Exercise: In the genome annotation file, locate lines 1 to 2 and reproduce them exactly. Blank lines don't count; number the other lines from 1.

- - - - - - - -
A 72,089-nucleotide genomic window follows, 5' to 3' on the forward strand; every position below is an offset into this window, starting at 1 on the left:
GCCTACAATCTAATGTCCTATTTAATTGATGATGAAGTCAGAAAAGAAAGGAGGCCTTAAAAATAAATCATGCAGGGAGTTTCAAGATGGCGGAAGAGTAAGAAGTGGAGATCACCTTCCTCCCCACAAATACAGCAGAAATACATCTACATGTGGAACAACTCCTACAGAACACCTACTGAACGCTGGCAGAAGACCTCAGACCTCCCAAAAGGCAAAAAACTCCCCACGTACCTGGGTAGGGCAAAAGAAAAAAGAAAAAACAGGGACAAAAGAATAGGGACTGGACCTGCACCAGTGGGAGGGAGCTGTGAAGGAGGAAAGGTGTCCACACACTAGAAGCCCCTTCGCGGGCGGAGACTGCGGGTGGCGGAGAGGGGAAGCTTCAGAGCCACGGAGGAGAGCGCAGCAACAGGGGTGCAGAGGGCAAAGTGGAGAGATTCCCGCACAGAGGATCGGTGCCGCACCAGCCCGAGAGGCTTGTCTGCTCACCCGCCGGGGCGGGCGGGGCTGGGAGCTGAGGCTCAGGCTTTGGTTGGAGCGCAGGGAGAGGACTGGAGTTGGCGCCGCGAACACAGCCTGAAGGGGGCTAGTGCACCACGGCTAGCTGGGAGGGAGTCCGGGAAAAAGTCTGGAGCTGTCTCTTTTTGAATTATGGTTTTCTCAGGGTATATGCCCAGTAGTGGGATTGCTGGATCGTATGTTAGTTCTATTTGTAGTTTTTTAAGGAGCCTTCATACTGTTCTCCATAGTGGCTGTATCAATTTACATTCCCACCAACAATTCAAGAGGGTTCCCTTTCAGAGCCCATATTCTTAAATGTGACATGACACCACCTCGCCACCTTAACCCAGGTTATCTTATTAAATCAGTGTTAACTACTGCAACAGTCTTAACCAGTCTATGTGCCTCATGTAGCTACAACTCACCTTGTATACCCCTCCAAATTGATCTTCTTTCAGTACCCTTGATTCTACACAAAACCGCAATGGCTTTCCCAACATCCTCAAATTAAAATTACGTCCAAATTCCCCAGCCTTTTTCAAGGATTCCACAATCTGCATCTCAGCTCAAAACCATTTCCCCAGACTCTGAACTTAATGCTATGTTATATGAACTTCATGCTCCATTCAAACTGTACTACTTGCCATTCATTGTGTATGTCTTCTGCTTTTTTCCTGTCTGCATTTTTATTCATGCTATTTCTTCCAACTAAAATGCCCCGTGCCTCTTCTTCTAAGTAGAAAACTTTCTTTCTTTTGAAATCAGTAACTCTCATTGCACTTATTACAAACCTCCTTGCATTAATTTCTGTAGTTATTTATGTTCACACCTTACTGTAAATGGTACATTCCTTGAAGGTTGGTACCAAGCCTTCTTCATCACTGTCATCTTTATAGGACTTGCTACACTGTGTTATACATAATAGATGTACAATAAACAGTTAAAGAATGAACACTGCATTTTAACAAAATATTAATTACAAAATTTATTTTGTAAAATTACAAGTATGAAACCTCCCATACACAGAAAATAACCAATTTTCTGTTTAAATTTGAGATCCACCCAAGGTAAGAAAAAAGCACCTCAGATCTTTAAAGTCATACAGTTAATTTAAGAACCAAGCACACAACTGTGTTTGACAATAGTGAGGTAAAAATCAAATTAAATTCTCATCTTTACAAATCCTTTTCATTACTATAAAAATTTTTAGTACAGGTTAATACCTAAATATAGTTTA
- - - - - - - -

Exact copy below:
A 72,089-nucleotide genomic window follows, 5' to 3' on the forward strand; every position below is an offset into this window, starting at 1 on the left:
GCCTACAATCTAATGTCCTATTTAATTGATGATGAAGTCAGAAAAGAAAGGAGGCCTTAAAAATAAATCATGCAGGGAGTTTCAAGATGGCGGAAGAGTAAGAAGTGGAGATCACCTTCCTCCCCACAAATACAGCAGAAATACATCTACATGTGGAACAACTCCTACAGAACACCTACTGAACGCTGGCAGAAGACCTCAGACCTCCCAAAAGGCAAAAAACTCCCCACGTACCTGGGTAGGGCAAAAGAAAAAAGAAAAAACAGGGACAAAAGAATAGGGACTGGACCTGCACCAGTGGGAGGGAGCTGTGAAGGAGGAAAGGTGTCCACACACTAGAAGCCCCTTCGCGGGCGGAGACTGCGGGTGGCGGAGAGGGGAAGCTTCAGAGCCACGGAGGAGAGCGCAGCAACAGGGGTGCAGAGGGCAAAGTGGAGAGATTCCCGCACAGAGGATCGGTGCCGCACCAGCCCGAGAGGCTTGTCTGCTCACCCGCCGGGGCGGGCGGGGCTGGGAGCTGAGGCTCAGGCTTTGGTTGGAGCGCAGGGAGAGGACTGGAGTTGGCGCCGCGAACACAGCCTGAAGGGGGCTAGTGCACCACGGCTAGCTGGGAGGGAGTCCGGGAAAAAGTCTGGAGCTGTCTCTTTTTGAATTATGGTTTTCTCAGGGTATATGCCCAGTAGTGGGATTGCTGGATCGTATGTTAGTTCTATTTGTAGTTTTTTAAGGAGCCTTCATACTGTTCTCCATAGTGGCTGTATCAATTTACATTCCCACCAACAATTCAAGAGGGTTCCCTTTCAGAGCCCATATTCTTAAATGTGACATGACACCACCTCGCCACCTTAACCCAGGTTATCTTATTAAATCAGTGTTAACTACTGCAACAGTCTTAACCAGTCTATGTGCCTCATGTAGCTACAACTCACCTTGTATACCCCTCCAAATTGATCTTCTTTCAGTACCCTTGATTCTACACAAAACCGCAATGGCTTTCCCAACATCCTCAAATTAAAATTACGTCCAAATTCCCCAGCCTTTTTCAAGGATTCCACAATCTGCATCTCAGCTCAAAACCATTTCCCCAGACTCTGAACTTAATGCTATGTTATATGAACTTCATGCTCCATTCAAACTGTACTACTTGCCATTCATTGTGTATGTCTTCTGCTTTTTTCCTGTCTGCATTTTTATTCATGCTATTTCTTCCAACTAAAATGCCCCGTGCCTCTTCTTCTAAGTAGAAAACTTTCTTTCTTTTGAAATCAGTAACTCTCATTGCACTTATTACAAACCTCCTTGCATTAATTTCTGTAGTTATTTATGTTCACACCTTACTGTAAATGGTACATTCCTTGAAGGTTGGTACCAAGCCTTCTTCATCACTGTCATCTTTATAGGACTTGCTACACTGTGTTATACATAATAGATGTACAATAAACAGTTAAAGAATGAACACTGCATTTTAACAAAATATTAATTACAAAATTTATTTTGTAAAATTACAAGTATGAAACCTCCCATACACAGAAAATAACCAATTTTCTGTTTAAATTTGAGATCCACCCAAGGTAAGAAAAAAGCACCTCAGATCTTTAAAGTCATACAGTTAATTTAAGAACCAAGCACACAACTGTGTTTGACAATAGTGAGGTAAAAATCAAATTAAATTCTCATCTTTACAAATCCTTTTCATTACTATAAAAATTTTTAGTACAGGTTAATACCTAAATATAGTTTA